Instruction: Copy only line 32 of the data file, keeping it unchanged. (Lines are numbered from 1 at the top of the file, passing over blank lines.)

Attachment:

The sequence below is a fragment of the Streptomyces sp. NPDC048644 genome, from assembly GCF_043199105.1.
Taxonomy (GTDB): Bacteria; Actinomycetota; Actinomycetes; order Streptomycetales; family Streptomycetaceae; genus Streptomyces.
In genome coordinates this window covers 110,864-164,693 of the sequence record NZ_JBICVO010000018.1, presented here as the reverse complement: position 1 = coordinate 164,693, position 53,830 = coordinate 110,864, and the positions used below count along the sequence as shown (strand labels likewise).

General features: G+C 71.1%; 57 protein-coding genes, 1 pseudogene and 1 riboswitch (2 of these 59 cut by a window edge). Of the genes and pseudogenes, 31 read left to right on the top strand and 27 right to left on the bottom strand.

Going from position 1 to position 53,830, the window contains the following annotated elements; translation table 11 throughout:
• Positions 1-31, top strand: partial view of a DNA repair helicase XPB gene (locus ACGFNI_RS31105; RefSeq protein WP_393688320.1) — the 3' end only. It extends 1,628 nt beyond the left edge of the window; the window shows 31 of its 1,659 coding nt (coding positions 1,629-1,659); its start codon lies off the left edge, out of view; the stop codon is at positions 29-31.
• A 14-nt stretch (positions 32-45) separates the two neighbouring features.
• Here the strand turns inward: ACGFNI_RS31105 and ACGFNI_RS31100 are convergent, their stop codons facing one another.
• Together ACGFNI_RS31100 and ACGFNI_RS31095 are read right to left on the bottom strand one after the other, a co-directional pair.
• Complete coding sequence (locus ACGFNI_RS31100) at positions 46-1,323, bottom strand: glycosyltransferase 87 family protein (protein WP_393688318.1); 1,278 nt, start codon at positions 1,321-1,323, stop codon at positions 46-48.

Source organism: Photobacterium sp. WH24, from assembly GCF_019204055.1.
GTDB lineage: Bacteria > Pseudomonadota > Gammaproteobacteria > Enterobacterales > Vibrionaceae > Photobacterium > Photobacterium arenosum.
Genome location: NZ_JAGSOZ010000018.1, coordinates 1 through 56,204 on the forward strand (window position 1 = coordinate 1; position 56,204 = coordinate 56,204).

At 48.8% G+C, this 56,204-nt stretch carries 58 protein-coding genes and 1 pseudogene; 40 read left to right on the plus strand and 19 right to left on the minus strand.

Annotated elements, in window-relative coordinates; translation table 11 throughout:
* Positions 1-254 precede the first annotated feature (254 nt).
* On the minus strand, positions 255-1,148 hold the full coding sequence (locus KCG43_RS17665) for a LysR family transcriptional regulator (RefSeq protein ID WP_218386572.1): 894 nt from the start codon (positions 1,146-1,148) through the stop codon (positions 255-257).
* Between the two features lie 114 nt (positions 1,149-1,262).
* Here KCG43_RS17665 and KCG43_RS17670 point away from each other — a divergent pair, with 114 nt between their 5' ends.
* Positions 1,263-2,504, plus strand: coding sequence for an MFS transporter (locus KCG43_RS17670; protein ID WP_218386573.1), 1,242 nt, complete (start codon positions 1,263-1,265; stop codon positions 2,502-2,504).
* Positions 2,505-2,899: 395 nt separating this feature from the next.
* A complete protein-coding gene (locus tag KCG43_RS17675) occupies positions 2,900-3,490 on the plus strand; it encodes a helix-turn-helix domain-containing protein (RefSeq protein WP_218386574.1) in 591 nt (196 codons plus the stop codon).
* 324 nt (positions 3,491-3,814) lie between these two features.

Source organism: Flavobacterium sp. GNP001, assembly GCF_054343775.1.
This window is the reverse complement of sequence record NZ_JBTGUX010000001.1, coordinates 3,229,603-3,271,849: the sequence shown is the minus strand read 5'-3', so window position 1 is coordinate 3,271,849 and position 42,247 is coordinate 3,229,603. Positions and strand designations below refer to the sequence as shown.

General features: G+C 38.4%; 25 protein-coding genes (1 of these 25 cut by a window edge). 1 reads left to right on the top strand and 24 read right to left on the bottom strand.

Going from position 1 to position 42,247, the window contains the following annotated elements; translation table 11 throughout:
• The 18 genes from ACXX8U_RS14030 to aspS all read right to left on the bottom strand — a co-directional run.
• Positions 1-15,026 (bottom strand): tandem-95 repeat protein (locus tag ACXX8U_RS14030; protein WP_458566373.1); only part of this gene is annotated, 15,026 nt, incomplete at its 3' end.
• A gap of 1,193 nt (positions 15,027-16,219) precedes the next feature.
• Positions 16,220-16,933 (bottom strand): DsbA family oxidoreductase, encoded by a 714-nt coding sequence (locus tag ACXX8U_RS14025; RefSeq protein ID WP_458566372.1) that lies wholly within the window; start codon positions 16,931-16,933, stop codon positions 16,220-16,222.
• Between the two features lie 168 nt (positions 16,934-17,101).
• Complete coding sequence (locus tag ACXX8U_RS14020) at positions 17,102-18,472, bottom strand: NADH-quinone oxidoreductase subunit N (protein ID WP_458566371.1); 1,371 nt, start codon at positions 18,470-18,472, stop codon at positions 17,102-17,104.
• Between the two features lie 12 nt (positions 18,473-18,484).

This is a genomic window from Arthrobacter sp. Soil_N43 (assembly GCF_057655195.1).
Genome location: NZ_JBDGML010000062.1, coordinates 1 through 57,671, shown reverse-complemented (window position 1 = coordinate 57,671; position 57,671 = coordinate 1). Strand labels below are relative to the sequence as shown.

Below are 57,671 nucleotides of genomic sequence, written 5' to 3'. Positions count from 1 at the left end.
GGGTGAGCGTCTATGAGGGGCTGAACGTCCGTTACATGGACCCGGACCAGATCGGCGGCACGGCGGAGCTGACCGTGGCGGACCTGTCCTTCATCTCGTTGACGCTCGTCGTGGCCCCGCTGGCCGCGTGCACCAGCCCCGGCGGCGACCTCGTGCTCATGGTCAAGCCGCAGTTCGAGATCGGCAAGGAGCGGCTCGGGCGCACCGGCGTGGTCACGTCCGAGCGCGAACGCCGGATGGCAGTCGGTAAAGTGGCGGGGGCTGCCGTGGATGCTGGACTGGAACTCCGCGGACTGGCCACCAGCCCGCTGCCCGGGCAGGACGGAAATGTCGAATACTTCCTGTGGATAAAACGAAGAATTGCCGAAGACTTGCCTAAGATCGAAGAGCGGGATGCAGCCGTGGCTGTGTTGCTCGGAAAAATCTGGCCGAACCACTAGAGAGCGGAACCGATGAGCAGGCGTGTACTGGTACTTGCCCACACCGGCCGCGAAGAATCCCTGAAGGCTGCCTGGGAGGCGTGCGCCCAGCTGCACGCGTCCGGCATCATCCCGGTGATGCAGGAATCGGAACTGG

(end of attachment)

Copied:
• Between the two features lie 168 nt (positions 16,934-17,101).